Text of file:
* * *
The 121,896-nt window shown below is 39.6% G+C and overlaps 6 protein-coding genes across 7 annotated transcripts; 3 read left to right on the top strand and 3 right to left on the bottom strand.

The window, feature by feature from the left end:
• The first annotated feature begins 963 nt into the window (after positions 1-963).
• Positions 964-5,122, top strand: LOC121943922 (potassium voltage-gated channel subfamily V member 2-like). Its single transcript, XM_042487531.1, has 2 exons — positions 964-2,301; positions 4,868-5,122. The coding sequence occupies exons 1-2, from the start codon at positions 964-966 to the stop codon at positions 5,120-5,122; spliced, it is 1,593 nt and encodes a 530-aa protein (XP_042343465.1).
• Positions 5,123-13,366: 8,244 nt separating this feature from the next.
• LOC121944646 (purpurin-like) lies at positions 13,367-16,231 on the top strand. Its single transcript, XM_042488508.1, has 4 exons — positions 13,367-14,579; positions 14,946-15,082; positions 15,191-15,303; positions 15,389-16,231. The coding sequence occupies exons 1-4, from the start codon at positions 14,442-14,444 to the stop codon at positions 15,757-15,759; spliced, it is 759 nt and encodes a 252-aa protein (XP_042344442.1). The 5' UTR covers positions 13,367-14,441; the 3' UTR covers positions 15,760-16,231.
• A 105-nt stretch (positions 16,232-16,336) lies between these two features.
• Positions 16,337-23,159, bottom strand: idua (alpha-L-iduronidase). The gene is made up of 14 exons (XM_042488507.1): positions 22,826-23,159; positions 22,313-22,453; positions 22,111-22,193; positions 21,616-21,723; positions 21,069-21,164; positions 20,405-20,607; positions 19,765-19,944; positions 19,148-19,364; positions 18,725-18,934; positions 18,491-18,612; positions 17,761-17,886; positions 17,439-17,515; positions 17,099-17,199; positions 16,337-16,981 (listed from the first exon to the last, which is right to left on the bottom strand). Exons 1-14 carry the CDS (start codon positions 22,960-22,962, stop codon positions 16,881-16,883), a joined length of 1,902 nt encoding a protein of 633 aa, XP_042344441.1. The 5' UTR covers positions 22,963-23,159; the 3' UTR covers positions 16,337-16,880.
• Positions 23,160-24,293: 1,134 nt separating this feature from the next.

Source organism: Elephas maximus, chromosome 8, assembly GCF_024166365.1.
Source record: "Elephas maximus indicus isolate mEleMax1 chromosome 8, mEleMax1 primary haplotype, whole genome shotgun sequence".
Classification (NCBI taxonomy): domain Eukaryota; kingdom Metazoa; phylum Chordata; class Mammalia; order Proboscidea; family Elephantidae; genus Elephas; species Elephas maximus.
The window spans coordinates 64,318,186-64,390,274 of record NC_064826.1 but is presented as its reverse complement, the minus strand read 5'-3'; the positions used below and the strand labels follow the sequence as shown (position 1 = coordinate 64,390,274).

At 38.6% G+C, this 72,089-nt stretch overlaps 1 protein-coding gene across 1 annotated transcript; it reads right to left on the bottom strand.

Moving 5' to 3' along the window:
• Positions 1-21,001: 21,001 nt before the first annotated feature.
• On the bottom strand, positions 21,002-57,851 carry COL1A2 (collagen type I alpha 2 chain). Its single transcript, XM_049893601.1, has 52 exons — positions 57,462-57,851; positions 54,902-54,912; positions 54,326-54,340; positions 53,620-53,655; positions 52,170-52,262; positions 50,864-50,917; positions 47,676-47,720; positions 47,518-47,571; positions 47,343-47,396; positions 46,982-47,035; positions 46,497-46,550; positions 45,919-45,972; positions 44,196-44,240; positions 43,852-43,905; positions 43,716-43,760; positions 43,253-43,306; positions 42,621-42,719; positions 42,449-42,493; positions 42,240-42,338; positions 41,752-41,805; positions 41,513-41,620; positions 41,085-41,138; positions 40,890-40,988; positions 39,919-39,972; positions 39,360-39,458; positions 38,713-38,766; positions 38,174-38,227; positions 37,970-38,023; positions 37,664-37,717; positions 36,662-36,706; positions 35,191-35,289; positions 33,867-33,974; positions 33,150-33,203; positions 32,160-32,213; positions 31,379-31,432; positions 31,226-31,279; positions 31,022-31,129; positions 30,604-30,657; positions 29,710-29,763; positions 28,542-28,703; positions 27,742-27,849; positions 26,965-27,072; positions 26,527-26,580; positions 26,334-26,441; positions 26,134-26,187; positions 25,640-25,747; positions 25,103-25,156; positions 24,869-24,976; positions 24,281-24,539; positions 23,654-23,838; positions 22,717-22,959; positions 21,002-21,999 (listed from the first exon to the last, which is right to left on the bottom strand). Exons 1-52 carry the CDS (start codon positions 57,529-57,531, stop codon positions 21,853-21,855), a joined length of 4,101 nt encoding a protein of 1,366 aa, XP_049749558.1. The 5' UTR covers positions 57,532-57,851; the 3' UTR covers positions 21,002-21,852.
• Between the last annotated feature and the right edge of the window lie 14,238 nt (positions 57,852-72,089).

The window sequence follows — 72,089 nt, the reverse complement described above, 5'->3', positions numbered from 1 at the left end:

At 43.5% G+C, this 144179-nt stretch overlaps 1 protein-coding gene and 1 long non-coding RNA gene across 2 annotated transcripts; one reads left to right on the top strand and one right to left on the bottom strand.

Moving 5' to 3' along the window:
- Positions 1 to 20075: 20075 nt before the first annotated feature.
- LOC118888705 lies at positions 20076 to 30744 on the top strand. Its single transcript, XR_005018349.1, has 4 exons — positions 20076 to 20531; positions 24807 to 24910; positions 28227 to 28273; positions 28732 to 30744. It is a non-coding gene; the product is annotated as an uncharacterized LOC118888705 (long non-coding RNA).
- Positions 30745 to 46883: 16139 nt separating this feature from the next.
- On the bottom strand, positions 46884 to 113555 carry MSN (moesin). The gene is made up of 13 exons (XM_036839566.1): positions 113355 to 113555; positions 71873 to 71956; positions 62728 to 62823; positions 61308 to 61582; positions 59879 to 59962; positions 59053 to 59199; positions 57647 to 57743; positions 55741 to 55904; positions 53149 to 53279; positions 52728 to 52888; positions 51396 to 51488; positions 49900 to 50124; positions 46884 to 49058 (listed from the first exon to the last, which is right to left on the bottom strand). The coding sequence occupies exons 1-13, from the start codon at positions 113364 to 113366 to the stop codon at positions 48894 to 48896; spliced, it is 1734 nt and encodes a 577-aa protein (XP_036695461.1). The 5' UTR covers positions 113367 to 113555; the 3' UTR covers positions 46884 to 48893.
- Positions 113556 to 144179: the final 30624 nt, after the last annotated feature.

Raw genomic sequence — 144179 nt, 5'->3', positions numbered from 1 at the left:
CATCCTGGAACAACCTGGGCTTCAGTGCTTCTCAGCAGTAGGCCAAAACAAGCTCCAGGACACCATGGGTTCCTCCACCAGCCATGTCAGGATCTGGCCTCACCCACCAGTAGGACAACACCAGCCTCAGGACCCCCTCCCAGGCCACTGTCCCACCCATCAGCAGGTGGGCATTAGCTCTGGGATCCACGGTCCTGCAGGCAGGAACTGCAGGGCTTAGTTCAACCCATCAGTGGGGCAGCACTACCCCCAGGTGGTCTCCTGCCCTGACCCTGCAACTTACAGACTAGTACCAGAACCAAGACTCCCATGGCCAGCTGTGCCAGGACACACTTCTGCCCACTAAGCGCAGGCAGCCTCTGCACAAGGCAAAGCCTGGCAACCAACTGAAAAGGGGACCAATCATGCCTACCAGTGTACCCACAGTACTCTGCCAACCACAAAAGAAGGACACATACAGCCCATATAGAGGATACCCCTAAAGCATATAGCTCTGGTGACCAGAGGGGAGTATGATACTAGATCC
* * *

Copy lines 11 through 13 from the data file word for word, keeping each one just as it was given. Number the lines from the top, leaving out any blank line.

Source record: "Elephas maximus indicus isolate mEleMax1 chromosome 8, mEleMax1 primary haplotype, whole genome shotgun sequence".
Classification (NCBI taxonomy): domain Eukaryota; kingdom Metazoa; phylum Chordata; class Mammalia; order Proboscidea; family Elephantidae; genus Elephas; species Elephas maximus.
The window spans coordinates 64,318,186-64,390,274 of record NC_064826.1 but is presented as its reverse complement, the minus strand read 5'-3'; the positions used below and the strand labels follow the sequence as shown (position 1 = coordinate 64,390,274).